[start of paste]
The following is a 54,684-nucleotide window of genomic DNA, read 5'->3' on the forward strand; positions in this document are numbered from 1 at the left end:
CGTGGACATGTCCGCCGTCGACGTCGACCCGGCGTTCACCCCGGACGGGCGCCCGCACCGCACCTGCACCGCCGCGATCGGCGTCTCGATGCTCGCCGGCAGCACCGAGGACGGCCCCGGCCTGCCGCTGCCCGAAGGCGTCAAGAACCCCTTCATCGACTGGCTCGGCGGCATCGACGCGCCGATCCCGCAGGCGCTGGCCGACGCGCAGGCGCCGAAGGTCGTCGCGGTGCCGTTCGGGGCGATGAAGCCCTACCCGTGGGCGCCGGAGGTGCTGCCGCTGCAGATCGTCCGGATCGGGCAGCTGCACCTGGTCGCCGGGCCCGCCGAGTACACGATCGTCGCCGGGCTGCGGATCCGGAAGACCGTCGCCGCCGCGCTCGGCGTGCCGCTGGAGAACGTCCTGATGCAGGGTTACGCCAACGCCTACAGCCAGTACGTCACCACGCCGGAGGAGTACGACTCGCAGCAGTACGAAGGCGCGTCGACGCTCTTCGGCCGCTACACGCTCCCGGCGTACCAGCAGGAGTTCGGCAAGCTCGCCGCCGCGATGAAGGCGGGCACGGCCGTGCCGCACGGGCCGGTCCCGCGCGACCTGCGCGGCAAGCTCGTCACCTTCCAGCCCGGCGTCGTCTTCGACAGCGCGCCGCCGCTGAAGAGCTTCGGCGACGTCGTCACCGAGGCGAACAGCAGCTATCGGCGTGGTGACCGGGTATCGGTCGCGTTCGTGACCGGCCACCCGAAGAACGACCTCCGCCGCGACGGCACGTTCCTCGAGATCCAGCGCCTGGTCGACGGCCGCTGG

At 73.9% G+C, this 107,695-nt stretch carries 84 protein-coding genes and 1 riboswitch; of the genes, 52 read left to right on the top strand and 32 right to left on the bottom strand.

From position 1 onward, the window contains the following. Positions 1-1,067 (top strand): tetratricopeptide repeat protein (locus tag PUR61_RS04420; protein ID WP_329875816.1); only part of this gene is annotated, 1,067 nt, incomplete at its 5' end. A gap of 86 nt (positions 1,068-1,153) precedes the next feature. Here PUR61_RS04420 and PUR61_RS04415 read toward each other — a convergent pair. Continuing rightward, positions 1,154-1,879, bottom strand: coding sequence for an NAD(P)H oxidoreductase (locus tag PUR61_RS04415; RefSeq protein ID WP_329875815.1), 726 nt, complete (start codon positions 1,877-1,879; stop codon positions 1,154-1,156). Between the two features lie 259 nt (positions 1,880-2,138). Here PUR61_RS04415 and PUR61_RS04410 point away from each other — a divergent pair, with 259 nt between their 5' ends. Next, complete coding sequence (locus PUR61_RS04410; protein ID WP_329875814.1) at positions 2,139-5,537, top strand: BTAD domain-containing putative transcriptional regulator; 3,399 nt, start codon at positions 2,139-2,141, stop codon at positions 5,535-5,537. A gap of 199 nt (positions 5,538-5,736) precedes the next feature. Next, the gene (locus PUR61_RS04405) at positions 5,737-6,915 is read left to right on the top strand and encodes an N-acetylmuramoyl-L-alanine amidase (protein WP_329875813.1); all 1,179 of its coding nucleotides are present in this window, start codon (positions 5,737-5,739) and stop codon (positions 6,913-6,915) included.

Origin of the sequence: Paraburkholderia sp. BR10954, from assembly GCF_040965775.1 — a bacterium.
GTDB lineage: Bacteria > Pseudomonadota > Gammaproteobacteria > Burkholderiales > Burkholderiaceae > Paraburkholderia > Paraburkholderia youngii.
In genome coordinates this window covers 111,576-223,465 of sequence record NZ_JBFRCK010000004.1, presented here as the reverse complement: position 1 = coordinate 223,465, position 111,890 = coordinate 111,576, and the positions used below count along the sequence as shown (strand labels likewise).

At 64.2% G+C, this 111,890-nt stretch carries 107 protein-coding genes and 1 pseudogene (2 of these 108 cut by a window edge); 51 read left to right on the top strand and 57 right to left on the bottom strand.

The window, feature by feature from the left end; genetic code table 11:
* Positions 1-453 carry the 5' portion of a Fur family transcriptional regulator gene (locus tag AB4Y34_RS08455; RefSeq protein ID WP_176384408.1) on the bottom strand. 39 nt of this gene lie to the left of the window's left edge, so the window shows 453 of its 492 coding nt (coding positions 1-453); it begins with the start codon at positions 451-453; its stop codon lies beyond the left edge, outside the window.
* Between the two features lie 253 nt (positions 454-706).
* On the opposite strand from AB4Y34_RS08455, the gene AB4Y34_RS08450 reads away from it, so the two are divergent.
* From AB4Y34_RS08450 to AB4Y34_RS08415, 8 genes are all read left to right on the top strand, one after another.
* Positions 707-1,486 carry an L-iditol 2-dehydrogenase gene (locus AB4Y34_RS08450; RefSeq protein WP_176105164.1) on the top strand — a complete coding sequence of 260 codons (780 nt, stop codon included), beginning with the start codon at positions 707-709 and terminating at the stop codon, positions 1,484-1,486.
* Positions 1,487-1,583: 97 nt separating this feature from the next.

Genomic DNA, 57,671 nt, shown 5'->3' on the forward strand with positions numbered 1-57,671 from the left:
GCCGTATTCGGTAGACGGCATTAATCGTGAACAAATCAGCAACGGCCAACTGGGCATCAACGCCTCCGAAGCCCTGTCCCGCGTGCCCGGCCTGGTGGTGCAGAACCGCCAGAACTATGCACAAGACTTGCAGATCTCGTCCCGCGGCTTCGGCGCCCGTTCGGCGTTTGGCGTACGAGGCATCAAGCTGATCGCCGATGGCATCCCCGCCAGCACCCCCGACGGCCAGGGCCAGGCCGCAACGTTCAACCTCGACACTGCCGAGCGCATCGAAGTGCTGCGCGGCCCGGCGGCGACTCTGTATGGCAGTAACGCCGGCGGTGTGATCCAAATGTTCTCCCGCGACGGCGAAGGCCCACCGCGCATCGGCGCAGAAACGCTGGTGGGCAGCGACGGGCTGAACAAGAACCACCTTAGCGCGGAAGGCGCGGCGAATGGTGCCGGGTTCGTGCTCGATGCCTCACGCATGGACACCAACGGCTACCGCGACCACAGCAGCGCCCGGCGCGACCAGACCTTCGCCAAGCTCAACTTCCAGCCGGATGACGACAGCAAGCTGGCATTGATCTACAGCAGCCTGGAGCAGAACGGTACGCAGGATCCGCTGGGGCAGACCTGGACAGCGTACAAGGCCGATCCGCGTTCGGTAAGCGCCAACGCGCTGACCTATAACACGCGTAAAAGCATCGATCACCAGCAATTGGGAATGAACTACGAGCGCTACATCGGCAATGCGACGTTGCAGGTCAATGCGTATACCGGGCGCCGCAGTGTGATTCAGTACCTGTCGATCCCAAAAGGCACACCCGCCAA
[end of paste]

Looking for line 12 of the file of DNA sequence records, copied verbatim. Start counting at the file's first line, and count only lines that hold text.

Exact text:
* On the opposite strand from AB4Y34_RS08455, the gene AB4Y34_RS08450 reads away from it, so the two are divergent.